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Hello! I’m Anjali. I’m a board certified health coach, wife, mom and food lover from the SF Bay area (now living in Ann Arbor, MI!); with a passion for delicious food and a desire to make healthy eating easy, tasty and fun! Learn more about me here and stay for a while!

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The Difference Between Added Sugar and Natural Sugar

Sugar

Sugar is an ingredient we all know that we should be eating sparingly — too much sugar is never good for you. But there are actually two very different types of “sugar”: naturally occurring sugars and added sugar. So what’s the difference between the two? And is one healthier for you than the other?

Added sugar includes any sugars or sweeteners that are added to foods during processing or preparation (such as putting sugar in your coffee, or eating flavored yogurt, or eating sugary cereal). You’ll see them on the ingredients list as: brown sugar, pure cane sugar, turbinado sugar, coconut sugar, raw sugar, molasses, maple syrup, honey, corn syrup, brown rice syrup, agave, evaporated cane juice, and high fructose corn syrup – to name a few.

When it comes to added sugars, are some healthier than others? Like is honey healthier than regular sugar? NO. It’s not! No type of sugar is really, truly “healthier” than regular table sugar. While sweeteners like honey, coconut sugar, maple syrup, and molasses are less processed than the other sugars on this list and their raw/organic forms do have additional health benefits, in your body they act just like white granulated sugar would in terms of raising your blood sugar.

For added sugars, sugar = sugar = sugar. No type is healthy and every type should be eaten very sparingly.

Naturally occurring sugars, on the other hand, are sugars that are part of a whole food: like the lactose in milk, or the fructose in fruit.

The kind of sugar that you want to limit in your diet are the added sugars — since these sugars provide unnecessary calories and no helpful nutrients. Natural sugars act differently in the body thanks to the protein, fiber, and water content accompanying them in a whole food, and are lower on the glycemic index than added sugars (which basically means that your body doesn’t absorb the sugar as fast, and your blood sugar doesn’t “spike” and then “crash” as a result). And therefore, natural sugars are better for you than added sugars: e.g. it’s much healthier to eat 1 cup of plain unsweetened yogurt vs. 1 chocolate bar.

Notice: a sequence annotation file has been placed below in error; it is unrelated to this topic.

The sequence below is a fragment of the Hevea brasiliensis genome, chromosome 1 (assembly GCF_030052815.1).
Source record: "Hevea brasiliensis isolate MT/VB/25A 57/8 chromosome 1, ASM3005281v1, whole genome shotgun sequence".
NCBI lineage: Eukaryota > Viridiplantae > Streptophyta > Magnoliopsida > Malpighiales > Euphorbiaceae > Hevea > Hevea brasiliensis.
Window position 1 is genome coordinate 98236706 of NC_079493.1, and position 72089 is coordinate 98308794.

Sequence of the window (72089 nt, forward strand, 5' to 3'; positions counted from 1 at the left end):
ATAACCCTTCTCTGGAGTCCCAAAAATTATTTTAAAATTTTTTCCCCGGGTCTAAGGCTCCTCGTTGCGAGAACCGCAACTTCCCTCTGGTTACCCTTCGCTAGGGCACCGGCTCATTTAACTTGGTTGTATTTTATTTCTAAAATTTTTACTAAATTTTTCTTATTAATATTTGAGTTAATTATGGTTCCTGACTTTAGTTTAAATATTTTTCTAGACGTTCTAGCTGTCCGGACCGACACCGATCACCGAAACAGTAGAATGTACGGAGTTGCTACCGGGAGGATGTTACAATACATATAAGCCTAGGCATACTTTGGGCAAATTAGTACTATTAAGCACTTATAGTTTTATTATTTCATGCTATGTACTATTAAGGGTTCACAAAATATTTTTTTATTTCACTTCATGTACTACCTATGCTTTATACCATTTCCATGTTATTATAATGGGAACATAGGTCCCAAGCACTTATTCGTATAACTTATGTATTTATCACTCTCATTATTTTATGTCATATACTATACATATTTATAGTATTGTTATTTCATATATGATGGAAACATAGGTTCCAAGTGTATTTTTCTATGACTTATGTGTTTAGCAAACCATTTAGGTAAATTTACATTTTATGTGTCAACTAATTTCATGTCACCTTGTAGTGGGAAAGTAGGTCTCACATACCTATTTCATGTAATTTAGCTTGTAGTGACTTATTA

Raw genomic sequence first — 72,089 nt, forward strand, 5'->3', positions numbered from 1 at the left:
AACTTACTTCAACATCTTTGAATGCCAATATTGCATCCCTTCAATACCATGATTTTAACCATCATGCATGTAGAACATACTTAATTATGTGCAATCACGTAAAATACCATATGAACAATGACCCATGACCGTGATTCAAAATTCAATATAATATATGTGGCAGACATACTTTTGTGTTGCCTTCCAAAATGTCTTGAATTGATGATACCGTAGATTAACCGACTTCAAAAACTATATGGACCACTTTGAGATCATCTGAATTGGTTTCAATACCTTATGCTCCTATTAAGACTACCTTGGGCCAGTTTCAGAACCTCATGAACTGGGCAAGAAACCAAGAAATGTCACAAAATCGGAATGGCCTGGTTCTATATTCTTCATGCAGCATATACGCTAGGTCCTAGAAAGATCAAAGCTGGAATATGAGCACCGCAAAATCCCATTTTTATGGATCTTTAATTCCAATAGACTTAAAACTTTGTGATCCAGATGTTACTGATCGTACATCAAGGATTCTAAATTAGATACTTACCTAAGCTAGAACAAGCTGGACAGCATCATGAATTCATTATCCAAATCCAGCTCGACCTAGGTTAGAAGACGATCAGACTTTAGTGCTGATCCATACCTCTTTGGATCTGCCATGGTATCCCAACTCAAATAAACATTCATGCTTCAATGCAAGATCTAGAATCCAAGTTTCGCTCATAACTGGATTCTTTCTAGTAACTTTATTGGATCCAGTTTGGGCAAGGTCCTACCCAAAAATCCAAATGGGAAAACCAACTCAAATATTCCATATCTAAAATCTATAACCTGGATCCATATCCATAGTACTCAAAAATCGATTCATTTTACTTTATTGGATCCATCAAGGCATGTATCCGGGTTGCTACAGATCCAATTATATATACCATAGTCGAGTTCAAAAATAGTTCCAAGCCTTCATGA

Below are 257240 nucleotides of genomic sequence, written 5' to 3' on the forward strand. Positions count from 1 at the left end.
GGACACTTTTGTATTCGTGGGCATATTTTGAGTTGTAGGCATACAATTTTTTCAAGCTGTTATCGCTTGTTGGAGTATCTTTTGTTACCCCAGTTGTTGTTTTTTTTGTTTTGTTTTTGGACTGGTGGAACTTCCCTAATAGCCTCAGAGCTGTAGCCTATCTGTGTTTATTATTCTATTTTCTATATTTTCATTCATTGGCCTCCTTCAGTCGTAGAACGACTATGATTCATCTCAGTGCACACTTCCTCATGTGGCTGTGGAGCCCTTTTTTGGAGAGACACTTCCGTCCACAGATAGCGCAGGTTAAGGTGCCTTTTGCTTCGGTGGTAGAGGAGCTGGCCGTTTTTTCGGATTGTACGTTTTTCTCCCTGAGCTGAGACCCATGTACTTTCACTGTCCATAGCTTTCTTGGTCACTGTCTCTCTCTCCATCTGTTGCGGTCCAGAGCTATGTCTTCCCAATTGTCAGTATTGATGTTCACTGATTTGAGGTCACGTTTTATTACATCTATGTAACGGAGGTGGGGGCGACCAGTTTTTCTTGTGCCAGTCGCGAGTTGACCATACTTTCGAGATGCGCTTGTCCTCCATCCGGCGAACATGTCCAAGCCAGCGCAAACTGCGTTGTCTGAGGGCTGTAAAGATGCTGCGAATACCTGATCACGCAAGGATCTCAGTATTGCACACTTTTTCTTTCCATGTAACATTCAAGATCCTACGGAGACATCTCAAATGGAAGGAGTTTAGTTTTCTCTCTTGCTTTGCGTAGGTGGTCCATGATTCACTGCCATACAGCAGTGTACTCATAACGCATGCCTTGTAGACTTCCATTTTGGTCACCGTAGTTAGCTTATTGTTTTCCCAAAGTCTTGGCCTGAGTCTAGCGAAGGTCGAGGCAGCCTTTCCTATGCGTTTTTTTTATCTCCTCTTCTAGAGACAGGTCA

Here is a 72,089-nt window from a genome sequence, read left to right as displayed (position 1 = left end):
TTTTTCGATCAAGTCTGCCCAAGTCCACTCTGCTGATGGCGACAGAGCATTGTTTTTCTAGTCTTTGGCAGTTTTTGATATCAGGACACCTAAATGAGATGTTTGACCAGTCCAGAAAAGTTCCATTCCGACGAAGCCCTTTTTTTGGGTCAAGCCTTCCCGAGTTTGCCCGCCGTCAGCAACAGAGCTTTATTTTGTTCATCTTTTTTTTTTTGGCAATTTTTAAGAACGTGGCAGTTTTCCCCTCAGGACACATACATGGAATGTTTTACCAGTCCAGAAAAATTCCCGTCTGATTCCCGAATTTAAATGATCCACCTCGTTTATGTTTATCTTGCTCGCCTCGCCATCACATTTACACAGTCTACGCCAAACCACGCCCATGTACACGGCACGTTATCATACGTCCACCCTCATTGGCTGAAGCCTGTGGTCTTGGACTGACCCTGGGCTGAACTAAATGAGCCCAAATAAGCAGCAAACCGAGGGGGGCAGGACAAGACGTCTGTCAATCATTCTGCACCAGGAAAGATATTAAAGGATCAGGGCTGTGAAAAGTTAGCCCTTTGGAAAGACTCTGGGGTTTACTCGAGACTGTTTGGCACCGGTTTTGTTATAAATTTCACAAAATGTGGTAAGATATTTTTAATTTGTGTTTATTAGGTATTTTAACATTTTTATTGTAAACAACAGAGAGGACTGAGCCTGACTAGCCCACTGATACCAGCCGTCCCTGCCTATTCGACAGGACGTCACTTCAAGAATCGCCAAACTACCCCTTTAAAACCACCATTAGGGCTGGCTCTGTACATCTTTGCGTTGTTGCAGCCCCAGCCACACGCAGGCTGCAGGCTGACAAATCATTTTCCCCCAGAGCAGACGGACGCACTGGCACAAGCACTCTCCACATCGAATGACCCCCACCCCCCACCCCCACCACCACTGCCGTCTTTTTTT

Unless you’re a diabetic, you don’t need to worry too much about naturally occurring sugar in whole foods like fruit and plain dairy (yogurt, cheese, milk). While these naturally occurring sugars aren’t bad for you, with any food, you should still monitor portion size. So even though the protein in dairy, and the fiber + water in fruit helps your body to absorb the sugar slowly and steadily, going overboard and eating 10 fruits a day would be too much natural sugar in your diet. 2-3 servings of fruit per day is a good amount for most healthy adults; and for dairy, as long as you’re choosing plain, unsweetened dairy like regular milk, plain yogurt, cheese, etc. the lactose (natural sugar in dairy) is not bad for you. I generally don’t “limit” my intake of natural sugars – I’ll choose fruit for dessert or a snack and get my 2-3 servings a day that way.

Note: For added sugars, nutrition experts recommend limiting added sugar to 6 teaspoons per day for women (24g) and 9 teaspoons per day for men (36g).

The great thing is, you can actually satisfy your sweet tooth with natural sugars and then you really don’t need to rely on added sugars for sweetness! Here are three delicious desserts, made with only natural sugars — you won’t believe they don’t have any actual added sugar in them 🙂